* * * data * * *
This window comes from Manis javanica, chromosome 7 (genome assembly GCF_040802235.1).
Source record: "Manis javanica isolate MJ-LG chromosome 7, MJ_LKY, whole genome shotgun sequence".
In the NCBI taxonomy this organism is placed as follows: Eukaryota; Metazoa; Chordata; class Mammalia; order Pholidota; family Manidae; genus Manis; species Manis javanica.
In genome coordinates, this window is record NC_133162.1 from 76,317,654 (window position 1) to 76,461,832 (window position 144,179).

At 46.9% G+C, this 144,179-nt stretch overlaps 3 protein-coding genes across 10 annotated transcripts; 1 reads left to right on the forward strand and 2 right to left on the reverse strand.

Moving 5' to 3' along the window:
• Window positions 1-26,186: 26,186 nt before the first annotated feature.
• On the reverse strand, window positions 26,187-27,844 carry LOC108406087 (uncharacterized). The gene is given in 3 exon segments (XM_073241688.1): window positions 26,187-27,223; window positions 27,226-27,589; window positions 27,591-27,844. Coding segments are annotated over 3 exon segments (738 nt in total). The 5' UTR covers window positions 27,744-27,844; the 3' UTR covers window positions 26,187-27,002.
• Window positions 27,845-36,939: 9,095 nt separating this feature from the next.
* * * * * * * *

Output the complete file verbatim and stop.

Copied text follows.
This window comes from Manis javanica, chromosome 7 (genome assembly GCF_040802235.1).
Source record: "Manis javanica isolate MJ-LG chromosome 7, MJ_LKY, whole genome shotgun sequence".
In the NCBI taxonomy this organism is placed as follows: Eukaryota; Metazoa; Chordata; class Mammalia; order Pholidota; family Manidae; genus Manis; species Manis javanica.
In genome coordinates, this window is record NC_133162.1 from 76,317,654 (window position 1) to 76,461,832 (window position 144,179).

At 46.9% G+C, this 144,179-nt stretch overlaps 3 protein-coding genes across 10 annotated transcripts; 1 reads left to right on the forward strand and 2 right to left on the reverse strand.

Moving 5' to 3' along the window:
• Window positions 1-26,186: 26,186 nt before the first annotated feature.
• On the reverse strand, window positions 26,187-27,844 carry LOC108406087 (uncharacterized). The gene is given in 3 exon segments (XM_073241688.1): window positions 26,187-27,223; window positions 27,226-27,589; window positions 27,591-27,844. Coding segments are annotated over 3 exon segments (738 nt in total). The 5' UTR covers window positions 27,744-27,844; the 3' UTR covers window positions 26,187-27,002.
• Window positions 27,845-36,939: 9,095 nt separating this feature from the next.